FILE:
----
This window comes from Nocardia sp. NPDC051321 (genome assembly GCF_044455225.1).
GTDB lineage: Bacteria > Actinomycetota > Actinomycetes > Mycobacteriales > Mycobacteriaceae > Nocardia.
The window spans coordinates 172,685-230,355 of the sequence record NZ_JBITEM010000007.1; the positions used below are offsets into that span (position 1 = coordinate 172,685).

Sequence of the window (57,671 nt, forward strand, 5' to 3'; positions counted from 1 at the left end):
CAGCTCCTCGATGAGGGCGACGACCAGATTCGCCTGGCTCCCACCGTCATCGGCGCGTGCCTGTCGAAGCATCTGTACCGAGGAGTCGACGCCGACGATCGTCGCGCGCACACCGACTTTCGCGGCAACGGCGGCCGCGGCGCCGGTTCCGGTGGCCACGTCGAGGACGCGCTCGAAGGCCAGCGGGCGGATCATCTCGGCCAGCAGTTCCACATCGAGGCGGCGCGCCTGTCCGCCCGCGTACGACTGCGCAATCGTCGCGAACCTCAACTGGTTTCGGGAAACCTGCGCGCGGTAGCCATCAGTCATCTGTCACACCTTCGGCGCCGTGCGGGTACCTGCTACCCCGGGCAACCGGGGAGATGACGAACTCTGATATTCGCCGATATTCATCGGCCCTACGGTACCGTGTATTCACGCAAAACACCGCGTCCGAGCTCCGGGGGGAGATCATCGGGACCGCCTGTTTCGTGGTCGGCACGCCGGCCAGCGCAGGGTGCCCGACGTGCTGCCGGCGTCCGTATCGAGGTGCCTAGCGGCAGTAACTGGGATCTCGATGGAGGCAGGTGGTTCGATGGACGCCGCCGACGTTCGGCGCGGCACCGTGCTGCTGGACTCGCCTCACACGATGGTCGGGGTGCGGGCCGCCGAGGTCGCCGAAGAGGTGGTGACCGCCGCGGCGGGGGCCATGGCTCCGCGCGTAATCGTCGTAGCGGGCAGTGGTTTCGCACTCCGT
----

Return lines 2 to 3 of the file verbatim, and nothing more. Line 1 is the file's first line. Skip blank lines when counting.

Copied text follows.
GTDB lineage: Bacteria > Actinomycetota > Actinomycetes > Mycobacteriales > Mycobacteriaceae > Nocardia.
The window spans coordinates 172,685-230,355 of the sequence record NZ_JBITEM010000007.1; the positions used below are offsets into that span (position 1 = coordinate 172,685).